The 9th Circuit Did NOT Invent Equal Protection

— by Rich Dunn, NVRDC 2nd Vice Chairperson

“After the voters of Nevada passed a law designating that marriage be defined as a union between a man and a woman, Nevada’s Democrat (sic) attorney general has co-opted with the ultra-liberal Ninth Circuit Court of Appeals and decided that ‘we can’t win after the Ninth Circuit changed the rules’ (by deciding in another case that any law that deals with homosexual people requires heightened scrutiny with regard to possible discrimination).”
-Teri A. Cotham of Gardnerville in a letter published in the Feb. 18th Nevada Appeal

Teri doesn’t seem to have heard about United States v. Windsor, the Supreme Court case which struck down Section 3 of the Defense of Marriage Act, thereby granting federal benefits to same sex couples who are married under state law. That’s the case upon which the Utah and Virginia same-sex marriage bans have been ruled unconstitutional, and upon which Nevada’s same-sex marriage ban will no doubt be overturned, regardless of whether the State of Nevada chooses to defend it. And it’s worth noting that the Windsor case came from the Southern District of New York in the 2nd Circuit, not the 9th Circuit.

Teri also doesn’t appear to understand what role the 9th Circuit played in Hollingsworth v. Perry, the case she appears to be citing. That was a 50-page ruling by Judge Vaughn Walker of the U.S. District Court for the Northern District of California that Prop 8, the anti-gay marriage initiative on the 2008 ballot, was unconstitutional under both the Due Process and Equal Protection Clauses of the 14th Amendment.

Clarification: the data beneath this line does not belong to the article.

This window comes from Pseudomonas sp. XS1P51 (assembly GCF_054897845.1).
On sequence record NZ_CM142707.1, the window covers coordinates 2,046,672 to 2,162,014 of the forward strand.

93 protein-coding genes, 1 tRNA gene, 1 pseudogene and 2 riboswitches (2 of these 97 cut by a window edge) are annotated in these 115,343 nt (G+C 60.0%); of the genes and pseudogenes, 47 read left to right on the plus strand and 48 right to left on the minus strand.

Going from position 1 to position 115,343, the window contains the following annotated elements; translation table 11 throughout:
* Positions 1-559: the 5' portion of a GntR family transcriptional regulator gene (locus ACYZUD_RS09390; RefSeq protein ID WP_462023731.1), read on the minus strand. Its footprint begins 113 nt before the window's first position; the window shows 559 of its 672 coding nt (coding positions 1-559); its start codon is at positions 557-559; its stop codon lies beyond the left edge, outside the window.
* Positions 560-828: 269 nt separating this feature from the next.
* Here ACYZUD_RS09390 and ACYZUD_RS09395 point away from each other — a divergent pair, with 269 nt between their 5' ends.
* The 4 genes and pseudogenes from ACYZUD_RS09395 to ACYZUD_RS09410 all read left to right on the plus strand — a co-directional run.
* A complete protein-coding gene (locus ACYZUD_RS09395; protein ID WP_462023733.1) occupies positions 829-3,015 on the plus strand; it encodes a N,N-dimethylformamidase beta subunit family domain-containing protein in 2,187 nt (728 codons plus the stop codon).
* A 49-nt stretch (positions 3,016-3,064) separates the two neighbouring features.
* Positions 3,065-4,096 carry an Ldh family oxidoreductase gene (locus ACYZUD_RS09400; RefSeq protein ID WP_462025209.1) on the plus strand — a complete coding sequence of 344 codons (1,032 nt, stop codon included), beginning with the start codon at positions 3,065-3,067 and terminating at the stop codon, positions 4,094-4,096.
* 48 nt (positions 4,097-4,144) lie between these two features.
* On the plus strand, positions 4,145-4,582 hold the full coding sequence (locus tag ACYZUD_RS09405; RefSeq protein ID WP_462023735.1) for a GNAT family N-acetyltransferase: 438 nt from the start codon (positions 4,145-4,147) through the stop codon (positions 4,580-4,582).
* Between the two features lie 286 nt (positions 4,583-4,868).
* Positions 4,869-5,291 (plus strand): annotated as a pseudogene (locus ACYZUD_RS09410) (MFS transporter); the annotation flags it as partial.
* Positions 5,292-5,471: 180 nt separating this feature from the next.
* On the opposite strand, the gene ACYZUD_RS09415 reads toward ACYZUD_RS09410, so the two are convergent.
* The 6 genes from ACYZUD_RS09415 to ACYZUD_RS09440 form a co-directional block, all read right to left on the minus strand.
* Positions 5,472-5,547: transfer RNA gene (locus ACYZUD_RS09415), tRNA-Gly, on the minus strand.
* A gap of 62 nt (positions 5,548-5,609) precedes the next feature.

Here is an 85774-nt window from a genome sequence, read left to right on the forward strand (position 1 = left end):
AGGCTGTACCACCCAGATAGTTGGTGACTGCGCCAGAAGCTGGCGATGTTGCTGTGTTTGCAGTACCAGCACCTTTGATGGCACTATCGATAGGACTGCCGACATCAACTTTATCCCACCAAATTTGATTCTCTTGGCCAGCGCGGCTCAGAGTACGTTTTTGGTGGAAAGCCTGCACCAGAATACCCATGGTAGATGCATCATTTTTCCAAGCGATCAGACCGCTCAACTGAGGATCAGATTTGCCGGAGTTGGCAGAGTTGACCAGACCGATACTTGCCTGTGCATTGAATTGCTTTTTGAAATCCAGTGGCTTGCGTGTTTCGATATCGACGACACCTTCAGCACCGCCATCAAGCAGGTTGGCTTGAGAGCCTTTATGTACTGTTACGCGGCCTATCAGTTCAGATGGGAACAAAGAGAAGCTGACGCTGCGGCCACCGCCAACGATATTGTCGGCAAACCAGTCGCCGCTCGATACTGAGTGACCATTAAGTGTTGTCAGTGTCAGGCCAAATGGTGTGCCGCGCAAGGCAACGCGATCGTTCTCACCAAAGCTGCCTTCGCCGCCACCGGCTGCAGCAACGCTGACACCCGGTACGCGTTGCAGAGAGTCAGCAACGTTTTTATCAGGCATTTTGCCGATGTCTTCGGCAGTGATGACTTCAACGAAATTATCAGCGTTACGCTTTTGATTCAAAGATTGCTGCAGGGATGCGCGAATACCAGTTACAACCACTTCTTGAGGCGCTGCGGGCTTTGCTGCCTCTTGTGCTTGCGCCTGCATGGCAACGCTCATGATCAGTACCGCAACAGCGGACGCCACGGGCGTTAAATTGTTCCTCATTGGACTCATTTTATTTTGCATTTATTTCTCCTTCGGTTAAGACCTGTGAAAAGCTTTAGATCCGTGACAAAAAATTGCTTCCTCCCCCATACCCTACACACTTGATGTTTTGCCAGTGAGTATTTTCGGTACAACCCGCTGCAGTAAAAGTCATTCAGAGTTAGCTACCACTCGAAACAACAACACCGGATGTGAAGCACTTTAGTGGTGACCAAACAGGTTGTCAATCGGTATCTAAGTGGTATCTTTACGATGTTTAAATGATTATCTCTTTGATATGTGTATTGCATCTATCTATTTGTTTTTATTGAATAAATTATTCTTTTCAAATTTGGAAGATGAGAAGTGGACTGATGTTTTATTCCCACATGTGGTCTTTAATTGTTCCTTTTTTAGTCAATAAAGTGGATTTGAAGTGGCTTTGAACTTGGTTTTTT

The 9th Circuit issued a stay to give Prop 8 proponents an opportunity to appeal, then passed that appeal on to the U.S. Supreme Court, which refused to hear it, ruling that proponents of initiatives such as Prop 8 don’t have standing to defend the resulting law. On that basis, the court directed the 9th Circuit to lift its stay and vacate its concurrence, allowing Judge Walker’s ruling to stand. And that is how Prop 8 was overturned.

Lastly, Teri seems unaware that the concept of subjecting certain kinds of legal challenges to “heightened scrutiny” is based on the 14th Amendment’s equal protection clause. When a law has the potential to infringe upon a civil right, the government is called upon to defend it. If it’s found to be too broad in scope, fails to accomplish its stated purpose, or unreasonably infringes upon constitutionally protected rights, it will be struck down in any circuit, not just the 9th Circuit.

Twisting a Rite to Deny Rights

Yesterday, presidential candidate Mitt Romney blasted the ruling put forth by the 9th Circuit Court of Appeals:

“Today, unelected judges cast aside the will of the people of California who voted to protect traditional marriage,” Romney said. “This decision does not end this fight, and I expect it to go to the Supreme Court. That prospect underscores the vital importance of this election and the movement to preserve our values. I believe marriage is between a man and a woman and, as president, I will protect traditional marriage and appoint judges who interpret the Constitution as it is written and not according to their own politics and prejudices.”

And like Romney, conservative media pundits piled thickly on that theme claiming the court had “no” right to overturn a majority of the voters. Excuse me? Apparently conservatives believe that if a majority of Americans voted to say that black Americans had no right to vote, or that women had no rights to property that would be acceptable to them as well?